Scientist of the Day - J.L.B. Smith
James Leonard Brierley Smith, a South African ichthyologist usually referred to as J. L.B. Smith, was born Sep. 26, 1897. He studied chemistry at several South African universities, received his PhD from Cambridge University in England, and then returned to teach chemistry at Rhodes University in Grahamstown, South Africa. His second wife, Margaret, was an ichthyologist at the same university, and she apparently rekindled in Smith a childhood interest in the subject, for his life from 1938 on was all about fish.
It acquired an additional focus in early January, 1939, when he received a letter from a colleague, Marjorie Courtenay-Latimer, who was curator of a museum in East London, a port city in South Africa. The letter contained a description and a sketch of a curious fish she had acquired from a fisherman, with whom she had a standing request for weird fish. This one was about 5 feet long, with four thick fins and a short, split, tail. It was like no other fish she had ever seen. She tried to call Smith, couldn't locate him, and finally wrote him the letter. The fish was found on Dec. 22, 1938, and when she didn't hear from Smith after 4 days, she had to have the fish stuffed and the organs discarded
When Smith, who had been away on business, got the letter in early January, he was frantic to see the specimen, because he suspected what it might be. When he finally saw the stuffed fish in February in East London, he knew his guess was right – this was a coelacanth, a fish that was thought to occupy the late Cretaceous period, and to have been extinct for 65 million years. Extinct, it clearly was not.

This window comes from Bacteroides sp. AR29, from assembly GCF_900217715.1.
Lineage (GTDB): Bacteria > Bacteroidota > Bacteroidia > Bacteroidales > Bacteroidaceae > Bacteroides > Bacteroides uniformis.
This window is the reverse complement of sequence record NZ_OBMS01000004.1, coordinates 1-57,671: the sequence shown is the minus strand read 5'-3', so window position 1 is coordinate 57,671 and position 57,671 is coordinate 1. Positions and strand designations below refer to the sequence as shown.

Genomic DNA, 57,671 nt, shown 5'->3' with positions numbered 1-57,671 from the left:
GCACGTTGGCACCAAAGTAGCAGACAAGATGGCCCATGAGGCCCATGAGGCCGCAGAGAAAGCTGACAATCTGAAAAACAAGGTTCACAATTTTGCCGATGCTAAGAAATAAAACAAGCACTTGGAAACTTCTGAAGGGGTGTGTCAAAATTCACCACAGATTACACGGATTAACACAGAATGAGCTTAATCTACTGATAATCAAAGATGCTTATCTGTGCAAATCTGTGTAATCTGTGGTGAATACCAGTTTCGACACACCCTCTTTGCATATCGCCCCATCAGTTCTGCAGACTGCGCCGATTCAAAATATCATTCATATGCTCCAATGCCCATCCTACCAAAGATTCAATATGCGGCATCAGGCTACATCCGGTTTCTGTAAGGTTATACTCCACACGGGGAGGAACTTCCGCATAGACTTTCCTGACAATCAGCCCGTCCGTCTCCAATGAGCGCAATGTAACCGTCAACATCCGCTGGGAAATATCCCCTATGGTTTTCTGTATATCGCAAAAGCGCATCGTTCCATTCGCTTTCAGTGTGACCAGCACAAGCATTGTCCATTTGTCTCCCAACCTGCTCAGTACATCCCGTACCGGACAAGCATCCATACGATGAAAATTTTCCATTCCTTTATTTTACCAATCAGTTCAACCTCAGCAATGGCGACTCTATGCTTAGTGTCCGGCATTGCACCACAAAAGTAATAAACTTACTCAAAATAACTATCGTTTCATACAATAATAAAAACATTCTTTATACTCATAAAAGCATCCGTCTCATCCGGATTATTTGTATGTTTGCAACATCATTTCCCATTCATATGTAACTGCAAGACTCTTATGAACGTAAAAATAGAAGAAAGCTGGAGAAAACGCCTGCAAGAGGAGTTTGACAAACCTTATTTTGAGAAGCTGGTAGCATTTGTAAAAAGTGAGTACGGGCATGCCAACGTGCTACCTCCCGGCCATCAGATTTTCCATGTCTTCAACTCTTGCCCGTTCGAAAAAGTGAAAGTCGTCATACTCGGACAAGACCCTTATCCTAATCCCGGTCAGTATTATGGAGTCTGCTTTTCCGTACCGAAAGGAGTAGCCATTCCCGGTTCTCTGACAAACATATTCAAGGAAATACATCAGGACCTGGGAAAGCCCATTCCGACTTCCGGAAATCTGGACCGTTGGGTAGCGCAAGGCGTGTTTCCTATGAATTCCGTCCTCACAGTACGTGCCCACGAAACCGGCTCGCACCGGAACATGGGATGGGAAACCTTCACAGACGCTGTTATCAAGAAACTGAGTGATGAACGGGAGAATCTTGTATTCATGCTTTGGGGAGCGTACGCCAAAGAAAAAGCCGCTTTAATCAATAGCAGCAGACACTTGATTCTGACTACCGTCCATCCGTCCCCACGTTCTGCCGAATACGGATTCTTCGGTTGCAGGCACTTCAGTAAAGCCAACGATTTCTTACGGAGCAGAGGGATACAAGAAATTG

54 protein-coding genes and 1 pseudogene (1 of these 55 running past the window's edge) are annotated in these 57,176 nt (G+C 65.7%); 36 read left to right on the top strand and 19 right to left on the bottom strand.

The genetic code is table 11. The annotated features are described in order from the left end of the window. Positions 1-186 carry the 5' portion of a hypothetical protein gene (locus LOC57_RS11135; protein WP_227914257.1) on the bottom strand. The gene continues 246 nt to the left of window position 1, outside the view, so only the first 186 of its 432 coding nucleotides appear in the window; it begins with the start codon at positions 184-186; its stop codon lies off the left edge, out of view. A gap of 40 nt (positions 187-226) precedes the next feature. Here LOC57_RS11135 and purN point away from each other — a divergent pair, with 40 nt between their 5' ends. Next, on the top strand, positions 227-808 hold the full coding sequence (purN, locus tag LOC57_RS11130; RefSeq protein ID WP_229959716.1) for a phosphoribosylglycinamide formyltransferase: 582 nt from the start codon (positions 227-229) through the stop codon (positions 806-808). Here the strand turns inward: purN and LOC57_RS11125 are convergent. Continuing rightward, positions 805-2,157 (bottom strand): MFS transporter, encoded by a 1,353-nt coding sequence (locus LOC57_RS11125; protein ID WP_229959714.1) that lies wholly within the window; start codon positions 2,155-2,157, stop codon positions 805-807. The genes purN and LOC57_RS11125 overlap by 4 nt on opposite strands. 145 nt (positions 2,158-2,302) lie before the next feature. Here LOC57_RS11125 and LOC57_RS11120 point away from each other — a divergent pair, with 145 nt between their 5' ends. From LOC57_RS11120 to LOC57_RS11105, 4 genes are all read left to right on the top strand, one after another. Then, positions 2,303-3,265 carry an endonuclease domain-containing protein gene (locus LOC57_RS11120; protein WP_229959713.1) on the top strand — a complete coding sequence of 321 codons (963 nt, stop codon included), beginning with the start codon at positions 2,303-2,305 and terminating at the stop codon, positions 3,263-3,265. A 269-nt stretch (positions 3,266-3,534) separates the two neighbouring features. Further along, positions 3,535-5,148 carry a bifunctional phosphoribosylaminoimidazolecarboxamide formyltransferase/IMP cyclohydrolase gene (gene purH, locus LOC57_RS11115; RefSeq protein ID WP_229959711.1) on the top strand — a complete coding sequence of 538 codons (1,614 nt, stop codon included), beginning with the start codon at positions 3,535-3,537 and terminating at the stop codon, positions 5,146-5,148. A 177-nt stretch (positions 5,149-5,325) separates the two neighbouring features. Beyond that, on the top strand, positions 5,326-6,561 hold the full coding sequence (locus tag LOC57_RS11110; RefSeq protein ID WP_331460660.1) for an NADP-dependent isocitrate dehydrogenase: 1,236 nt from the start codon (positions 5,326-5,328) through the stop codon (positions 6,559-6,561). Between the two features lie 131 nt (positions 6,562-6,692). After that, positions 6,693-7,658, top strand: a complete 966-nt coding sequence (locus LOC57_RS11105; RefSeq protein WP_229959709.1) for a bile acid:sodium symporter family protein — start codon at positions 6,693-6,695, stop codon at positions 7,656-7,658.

We wrote a post on Marjorie Courtenay-Latimer in 2020, in which we showed her sketch of the first coelacanth and the first page of the paper announcing the recovery of the “living fossil” that Smith published in Nature in March of 1939. We include that image here as well, because it shows a photo of the first coelacanth (second image).
Smith went on the hunt for more coelacanths, hoping to find one that had not beent taxidermized and had intact internal organs. He was not successful, at least not for the next 13 years. It was a big ocean out there. Finally, in 1952, he had thousands of leaflets printed up and distributed all along the east coast of Africa. In it, he offered a reward of 100 pounds for the first two new coelacanths found (third image). The leaflets did the trick. In December, 1952, He got a call from the captain of a fishing boat trawling the Comoro Islands off Madagascar, who indeed had pulled up a second coelacanth from the depths. Smith convinced the South African armed forces to fly him to the Comoros in a helicopter, and he saw the fish on Dec. 29. The occasion was recorded in a photograph (first image). Smith finally had his (almost) live specimen to study.
Smith published professional papers about coelacanth number 2, as well as coelecanths 3-8, which turned up in the next several years. But we thought we would mention here the popular book he published in 1956, The Search Beneath the Sea: The Story of the Coelacanth. It tells the exciting tale of the finding of the first coelacanth, and the subsequent successful searches for more. The photograph used for our first image was used for the frontispiece of the book, and it also was the source of our photo of the coelacanth leaflet (third image).
In our post on Courtenay-Latimer, we showed a block of four postage stamps issued by the Republic of South Africa in 1989, on the fiftieth anniversary of the recovery of the first coelacanth. We show them again here (fifth image), because one stamp shows Smith with Courtenay-Latimer, and another shows the J. L. B. Smith Institute of Ichthyology, which was built in Smith’s honor in 1977 and was presided over by Smith’s widow, Margaret. It is now, I believe, the South African Institute for Aquatic Biodiversity
William B. Ashworth, Jr., Consultant for the History of Science, Linda Hall Library and Associate Professor emeritus, Department of History, University of Missouri-Kansas City. Comments or corrections are welcome; please direct to firstname.lastname@example.org.